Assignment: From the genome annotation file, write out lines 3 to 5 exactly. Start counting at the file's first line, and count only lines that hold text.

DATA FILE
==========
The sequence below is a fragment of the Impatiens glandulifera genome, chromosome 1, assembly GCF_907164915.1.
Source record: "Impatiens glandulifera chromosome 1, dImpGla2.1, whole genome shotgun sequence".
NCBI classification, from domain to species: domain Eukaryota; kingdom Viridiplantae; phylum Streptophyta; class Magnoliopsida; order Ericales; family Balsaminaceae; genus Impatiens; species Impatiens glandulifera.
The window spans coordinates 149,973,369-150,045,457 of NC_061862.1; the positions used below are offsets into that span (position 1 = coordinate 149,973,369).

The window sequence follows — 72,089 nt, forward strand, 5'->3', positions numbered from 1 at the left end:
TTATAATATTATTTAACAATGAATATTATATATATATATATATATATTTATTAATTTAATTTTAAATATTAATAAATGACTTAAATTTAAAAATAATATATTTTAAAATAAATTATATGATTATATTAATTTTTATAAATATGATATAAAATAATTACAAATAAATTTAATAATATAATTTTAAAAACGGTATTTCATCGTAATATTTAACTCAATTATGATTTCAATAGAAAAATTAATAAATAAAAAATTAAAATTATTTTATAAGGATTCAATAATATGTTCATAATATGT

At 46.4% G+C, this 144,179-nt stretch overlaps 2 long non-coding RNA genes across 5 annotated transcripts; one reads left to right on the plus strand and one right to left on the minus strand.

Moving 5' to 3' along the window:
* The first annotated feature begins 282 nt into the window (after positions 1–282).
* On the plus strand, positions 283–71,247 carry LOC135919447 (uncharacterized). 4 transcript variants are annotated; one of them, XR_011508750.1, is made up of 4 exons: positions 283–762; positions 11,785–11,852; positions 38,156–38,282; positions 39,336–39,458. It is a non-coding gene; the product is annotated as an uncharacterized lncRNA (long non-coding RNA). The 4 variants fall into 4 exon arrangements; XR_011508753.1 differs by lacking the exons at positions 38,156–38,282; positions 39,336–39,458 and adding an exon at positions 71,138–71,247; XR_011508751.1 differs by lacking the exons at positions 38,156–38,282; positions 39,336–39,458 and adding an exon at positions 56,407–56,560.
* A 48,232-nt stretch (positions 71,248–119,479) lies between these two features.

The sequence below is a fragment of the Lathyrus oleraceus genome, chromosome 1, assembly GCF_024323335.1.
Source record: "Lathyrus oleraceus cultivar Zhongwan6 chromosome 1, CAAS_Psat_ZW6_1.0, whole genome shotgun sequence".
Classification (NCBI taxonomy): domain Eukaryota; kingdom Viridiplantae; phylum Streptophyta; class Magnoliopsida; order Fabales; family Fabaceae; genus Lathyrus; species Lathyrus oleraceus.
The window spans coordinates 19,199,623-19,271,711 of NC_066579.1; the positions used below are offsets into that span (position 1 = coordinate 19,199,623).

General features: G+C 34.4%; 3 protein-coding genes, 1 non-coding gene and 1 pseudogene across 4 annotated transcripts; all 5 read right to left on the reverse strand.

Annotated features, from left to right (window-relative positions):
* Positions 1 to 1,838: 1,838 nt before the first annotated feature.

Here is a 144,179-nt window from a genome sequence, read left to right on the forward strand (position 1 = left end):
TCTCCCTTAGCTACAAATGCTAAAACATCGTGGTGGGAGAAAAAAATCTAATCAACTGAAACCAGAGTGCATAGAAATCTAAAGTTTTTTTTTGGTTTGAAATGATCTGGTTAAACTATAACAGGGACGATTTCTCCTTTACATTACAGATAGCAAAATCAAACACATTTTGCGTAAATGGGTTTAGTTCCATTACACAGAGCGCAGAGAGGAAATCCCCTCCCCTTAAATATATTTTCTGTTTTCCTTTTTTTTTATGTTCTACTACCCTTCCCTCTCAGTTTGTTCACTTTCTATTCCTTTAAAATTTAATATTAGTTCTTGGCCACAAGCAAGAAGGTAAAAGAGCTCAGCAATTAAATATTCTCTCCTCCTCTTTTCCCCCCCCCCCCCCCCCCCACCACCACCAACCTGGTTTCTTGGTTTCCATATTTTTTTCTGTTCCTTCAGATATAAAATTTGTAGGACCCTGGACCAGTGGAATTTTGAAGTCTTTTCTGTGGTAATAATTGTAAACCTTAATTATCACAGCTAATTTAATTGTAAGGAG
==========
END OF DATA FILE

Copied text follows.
NCBI classification, from domain to species: domain Eukaryota; kingdom Viridiplantae; phylum Streptophyta; class Magnoliopsida; order Ericales; family Balsaminaceae; genus Impatiens; species Impatiens glandulifera.
The window spans coordinates 149,973,369-150,045,457 of NC_061862.1; the positions used below are offsets into that span (position 1 = coordinate 149,973,369).

The window sequence follows — 72,089 nt, forward strand, 5'->3', positions numbered from 1 at the left end: